This article recently came across the AP wire: It's Not the Teacher, but Method That Matters
In it, Seth Borenstein reports a study that followed two different Canadian college classes, one of which was taught by TAs with "interactive methods," the other taught by an experienced lecturer. Surprise! The class taught via interactive methods scored better on assessments. The physicist conducting the study concludes "there's nothing magical about a particular person."
I have some issues with this. My initial reaction is something along the lines of, "Uh. Duh."
Then the other part of me says, Oh holy mother of biscuits, this is all the evidence a county needs to mandate scripted teaching. I fear The Powers That Be see this study and say, "See? Any monkey can do it, you just have to know what tools to use."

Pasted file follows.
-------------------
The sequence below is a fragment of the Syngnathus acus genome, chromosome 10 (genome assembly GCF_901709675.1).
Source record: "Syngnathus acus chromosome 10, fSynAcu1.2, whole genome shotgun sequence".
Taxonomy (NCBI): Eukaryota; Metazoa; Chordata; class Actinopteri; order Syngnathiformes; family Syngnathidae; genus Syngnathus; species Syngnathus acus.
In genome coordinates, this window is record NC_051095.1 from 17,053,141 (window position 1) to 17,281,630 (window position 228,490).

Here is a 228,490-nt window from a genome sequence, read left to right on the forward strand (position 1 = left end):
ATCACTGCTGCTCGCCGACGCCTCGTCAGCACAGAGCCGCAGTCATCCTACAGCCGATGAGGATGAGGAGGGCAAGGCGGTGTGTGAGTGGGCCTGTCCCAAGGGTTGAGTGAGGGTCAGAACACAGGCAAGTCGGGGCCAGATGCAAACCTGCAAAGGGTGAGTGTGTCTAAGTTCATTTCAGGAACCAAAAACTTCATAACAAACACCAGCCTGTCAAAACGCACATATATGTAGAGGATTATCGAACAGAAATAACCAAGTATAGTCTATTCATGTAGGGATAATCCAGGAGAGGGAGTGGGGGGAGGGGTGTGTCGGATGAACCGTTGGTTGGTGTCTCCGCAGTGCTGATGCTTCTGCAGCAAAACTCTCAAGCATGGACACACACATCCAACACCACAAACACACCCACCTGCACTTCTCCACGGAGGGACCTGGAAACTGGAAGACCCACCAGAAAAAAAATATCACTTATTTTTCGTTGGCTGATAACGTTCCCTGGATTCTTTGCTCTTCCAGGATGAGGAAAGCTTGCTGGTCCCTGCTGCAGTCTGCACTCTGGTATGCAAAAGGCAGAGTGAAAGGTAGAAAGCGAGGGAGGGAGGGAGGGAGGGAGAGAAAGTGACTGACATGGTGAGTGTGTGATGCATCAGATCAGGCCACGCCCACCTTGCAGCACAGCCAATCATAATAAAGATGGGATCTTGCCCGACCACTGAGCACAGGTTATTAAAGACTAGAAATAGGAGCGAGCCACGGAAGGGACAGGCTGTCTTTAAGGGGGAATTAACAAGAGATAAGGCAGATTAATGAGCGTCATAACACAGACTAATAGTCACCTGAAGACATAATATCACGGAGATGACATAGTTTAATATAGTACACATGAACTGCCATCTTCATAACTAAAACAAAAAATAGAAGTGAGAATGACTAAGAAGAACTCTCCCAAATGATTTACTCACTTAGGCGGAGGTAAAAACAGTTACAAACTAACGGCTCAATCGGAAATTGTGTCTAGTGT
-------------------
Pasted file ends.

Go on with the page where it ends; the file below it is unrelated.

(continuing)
Except, correct me if I'm wrong, isn't that what being a professional in any field means? I can't write computer programs because I'm not familiar with the proper tools. I don't diagnose illnesses because I don't know the proper tools. I don't extract teeth because (guess what) I don't know the proper tools. Nothing "magically" makes a person a dentist. Years of training and research do. I wouldn't presume to do any of those jobs until I had the proper training to use all those tools & terminologies.
What makes you a good teacher is that you are out there, seeking, exploring, implementing new tools all the time. This study confirms that a lecturer with 10, 15, 20+ years of experience is not necessarily a good teacher just because s/he has done the same thing for 10+ years. S/he is a good teacher because s/he chooses to seek out those interactive strategies. So, no, there's nothing "magical" about a particular person. Just a lot of training, self-reflection, and hard work.